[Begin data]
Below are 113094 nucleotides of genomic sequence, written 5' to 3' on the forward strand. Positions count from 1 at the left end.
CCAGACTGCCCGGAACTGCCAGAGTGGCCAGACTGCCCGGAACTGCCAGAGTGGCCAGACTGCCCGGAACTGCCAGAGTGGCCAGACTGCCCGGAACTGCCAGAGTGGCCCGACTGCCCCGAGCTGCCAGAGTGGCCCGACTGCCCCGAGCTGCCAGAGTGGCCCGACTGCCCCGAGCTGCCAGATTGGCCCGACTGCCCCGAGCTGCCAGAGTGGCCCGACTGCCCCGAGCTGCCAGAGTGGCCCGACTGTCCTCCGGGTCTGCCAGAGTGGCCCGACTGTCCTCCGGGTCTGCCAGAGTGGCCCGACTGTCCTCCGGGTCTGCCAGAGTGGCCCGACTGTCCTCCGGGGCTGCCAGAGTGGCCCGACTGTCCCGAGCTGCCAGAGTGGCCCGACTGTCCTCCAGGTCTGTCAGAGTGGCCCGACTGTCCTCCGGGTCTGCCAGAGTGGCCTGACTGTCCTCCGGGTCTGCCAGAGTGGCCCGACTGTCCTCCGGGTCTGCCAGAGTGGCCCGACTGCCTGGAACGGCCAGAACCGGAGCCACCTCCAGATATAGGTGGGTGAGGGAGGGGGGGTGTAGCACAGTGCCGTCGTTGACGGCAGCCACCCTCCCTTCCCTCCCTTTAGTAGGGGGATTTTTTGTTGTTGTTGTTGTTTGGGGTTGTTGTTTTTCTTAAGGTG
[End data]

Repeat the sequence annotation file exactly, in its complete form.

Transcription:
Below are 113094 nucleotides of genomic sequence, written 5' to 3' on the forward strand. Positions count from 1 at the left end.
CCAGACTGCCCGGAACTGCCAGAGTGGCCAGACTGCCCGGAACTGCCAGAGTGGCCAGACTGCCCGGAACTGCCAGAGTGGCCAGACTGCCCGGAACTGCCAGAGTGGCCCGACTGCCCCGAGCTGCCAGAGTGGCCCGACTGCCCCGAGCTGCCAGAGTGGCCCGACTGCCCCGAGCTGCCAGATTGGCCCGACTGCCCCGAGCTGCCAGAGTGGCCCGACTGCCCCGAGCTGCCAGAGTGGCCCGACTGTCCTCCGGGTCTGCCAGAGTGGCCCGACTGTCCTCCGGGTCTGCCAGAGTGGCCCGACTGTCCTCCGGGTCTGCCAGAGTGGCCCGACTGTCCTCCGGGGCTGCCAGAGTGGCCCGACTGTCCCGAGCTGCCAGAGTGGCCCGACTGTCCTCCAGGTCTGTCAGAGTGGCCCGACTGTCCTCCGGGTCTGCCAGAGTGGCCTGACTGTCCTCCGGGTCTGCCAGAGTGGCCCGACTGTCCTCCGGGTCTGCCAGAGTGGCCCGACTGCCTGGAACGGCCAGAACCGGAGCCACCTCCAGATATAGGTGGGTGAGGGAGGGGGGGTGTAGCACAGTGCCGTCGTTGACGGCAGCCACCCTCCCTTCCCTCCCTTTAGTAGGGGGATTTTTTGTTGTTGTTGTTGTTTGGGGTTGTTGTTTTTCTTAAGGTG